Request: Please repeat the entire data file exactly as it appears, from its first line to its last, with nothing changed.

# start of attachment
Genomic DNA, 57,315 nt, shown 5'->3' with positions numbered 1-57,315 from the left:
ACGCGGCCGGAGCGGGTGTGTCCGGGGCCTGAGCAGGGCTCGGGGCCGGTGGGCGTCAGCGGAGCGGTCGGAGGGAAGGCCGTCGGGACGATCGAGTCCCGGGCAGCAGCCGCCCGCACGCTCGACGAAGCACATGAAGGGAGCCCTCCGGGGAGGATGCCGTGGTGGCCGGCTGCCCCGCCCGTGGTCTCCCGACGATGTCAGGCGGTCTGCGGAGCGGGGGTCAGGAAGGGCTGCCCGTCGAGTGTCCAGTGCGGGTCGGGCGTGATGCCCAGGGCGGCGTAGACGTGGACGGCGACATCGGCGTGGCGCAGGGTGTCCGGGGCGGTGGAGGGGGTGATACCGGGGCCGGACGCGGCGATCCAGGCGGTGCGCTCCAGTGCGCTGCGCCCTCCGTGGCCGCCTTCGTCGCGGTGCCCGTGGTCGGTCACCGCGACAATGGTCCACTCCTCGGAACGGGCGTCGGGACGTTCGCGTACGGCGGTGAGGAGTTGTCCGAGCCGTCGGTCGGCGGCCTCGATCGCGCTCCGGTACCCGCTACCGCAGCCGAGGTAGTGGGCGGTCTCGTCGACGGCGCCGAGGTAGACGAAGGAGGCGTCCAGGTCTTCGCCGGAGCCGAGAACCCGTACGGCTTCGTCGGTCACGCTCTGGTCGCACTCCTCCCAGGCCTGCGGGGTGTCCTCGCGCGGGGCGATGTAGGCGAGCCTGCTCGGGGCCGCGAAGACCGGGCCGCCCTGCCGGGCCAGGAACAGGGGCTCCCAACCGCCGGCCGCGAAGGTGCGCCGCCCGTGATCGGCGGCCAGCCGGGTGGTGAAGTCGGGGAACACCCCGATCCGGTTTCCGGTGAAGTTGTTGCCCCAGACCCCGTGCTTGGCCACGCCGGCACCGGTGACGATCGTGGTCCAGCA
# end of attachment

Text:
Genomic DNA, 57,315 nt, shown 5'->3' with positions numbered 1-57,315 from the left:
ACGCGGCCGGAGCGGGTGTGTCCGGGGCCTGAGCAGGGCTCGGGGCCGGTGGGCGTCAGCGGAGCGGTCGGAGGGAAGGCCGTCGGGACGATCGAGTCCCGGGCAGCAGCCGCCCGCACGCTCGACGAAGCACATGAAGGGAGCCCTCCGGGGAGGATGCCGTGGTGGCCGGCTGCCCCGCCCGTGGTCTCCCGACGATGTCAGGCGGTCTGCGGAGCGGGGGTCAGGAAGGGCTGCCCGTCGAGTGTCCAGTGCGGGTCGGGCGTGATGCCCAGGGCGGCGTAGACGTGGACGGCGACATCGGCGTGGCGCAGGGTGTCCGGGGCGGTGGAGGGGGTGATACCGGGGCCGGACGCGGCGATCCAGGCGGTGCGCTCCAGTGCGCTGCGCCCTCCGTGGCCGCCTTCGTCGCGGTGCCCGTGGTCGGTCACCGCGACAATGGTCCACTCCTCGGAACGGGCGTCGGGACGTTCGCGTACGGCGGTGAGGAGTTGTCCGAGCCGTCGGTCGGCGGCCTCGATCGCGCTCCGGTACCCGCTACCGCAGCCGAGGTAGTGGGCGGTCTCGTCGACGGCGCCGAGGTAGACGAAGGAGGCGTCCAGGTCTTCGCCGGAGCCGAGAACCCGTACGGCTTCGTCGGTCACGCTCTGGTCGCACTCCTCCCAGGCCTGCGGGGTGTCCTCGCGCGGGGCGATGTAGGCGAGCCTGCTCGGGGCCGCGAAGACCGGGCCGCCCTGCCGGGCCAGGAACAGGGGCTCCCAACCGCCGGCCGCGAAGGTGCGCCGCCCGTGATCGGCGGCCAGCCGGGTGGTGAAGTCGGGGAACACCCCGATCCGGTTTCCGGTGAAGTTGTTGCCCCAGACCCCGTGCTTGGCCACGCCGGCACCGGTGACGATCGTGGTCCAGCA